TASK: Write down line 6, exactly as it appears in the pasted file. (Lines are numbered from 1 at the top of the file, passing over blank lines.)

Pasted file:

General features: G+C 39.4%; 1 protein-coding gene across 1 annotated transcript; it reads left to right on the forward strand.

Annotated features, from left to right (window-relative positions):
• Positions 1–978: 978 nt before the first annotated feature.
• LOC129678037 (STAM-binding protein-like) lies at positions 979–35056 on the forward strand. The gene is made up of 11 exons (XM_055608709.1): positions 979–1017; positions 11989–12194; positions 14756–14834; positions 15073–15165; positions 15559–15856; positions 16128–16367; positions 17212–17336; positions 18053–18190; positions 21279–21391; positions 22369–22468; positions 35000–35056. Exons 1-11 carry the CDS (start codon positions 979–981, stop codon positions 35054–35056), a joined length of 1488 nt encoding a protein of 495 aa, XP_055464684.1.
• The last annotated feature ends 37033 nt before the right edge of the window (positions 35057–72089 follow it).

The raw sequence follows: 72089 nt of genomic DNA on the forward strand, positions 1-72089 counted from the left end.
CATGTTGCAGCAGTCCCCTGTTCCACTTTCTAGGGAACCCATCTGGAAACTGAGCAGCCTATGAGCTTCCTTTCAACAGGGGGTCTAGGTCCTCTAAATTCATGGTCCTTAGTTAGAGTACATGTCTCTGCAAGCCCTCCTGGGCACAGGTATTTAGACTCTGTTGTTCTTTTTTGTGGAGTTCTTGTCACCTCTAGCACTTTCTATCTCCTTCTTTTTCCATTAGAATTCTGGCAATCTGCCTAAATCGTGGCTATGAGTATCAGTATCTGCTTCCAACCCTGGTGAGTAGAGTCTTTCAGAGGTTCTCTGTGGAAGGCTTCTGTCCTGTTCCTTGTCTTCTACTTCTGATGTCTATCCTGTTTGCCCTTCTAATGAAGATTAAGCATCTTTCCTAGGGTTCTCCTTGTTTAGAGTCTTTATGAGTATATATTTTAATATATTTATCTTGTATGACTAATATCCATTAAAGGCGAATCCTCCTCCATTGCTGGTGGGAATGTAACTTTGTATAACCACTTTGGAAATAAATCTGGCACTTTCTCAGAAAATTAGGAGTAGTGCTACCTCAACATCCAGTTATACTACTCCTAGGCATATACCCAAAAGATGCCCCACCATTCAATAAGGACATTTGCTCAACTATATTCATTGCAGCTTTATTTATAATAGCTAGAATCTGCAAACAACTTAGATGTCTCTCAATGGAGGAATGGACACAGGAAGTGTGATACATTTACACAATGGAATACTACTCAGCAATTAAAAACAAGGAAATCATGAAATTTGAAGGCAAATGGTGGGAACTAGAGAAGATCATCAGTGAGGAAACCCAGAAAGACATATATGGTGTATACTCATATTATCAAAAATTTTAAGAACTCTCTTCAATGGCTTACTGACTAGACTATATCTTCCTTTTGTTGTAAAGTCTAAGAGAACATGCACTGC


The raw sequence follows: 72089 nt of genomic DNA on the forward strand, positions 1-72089 counted from the left end.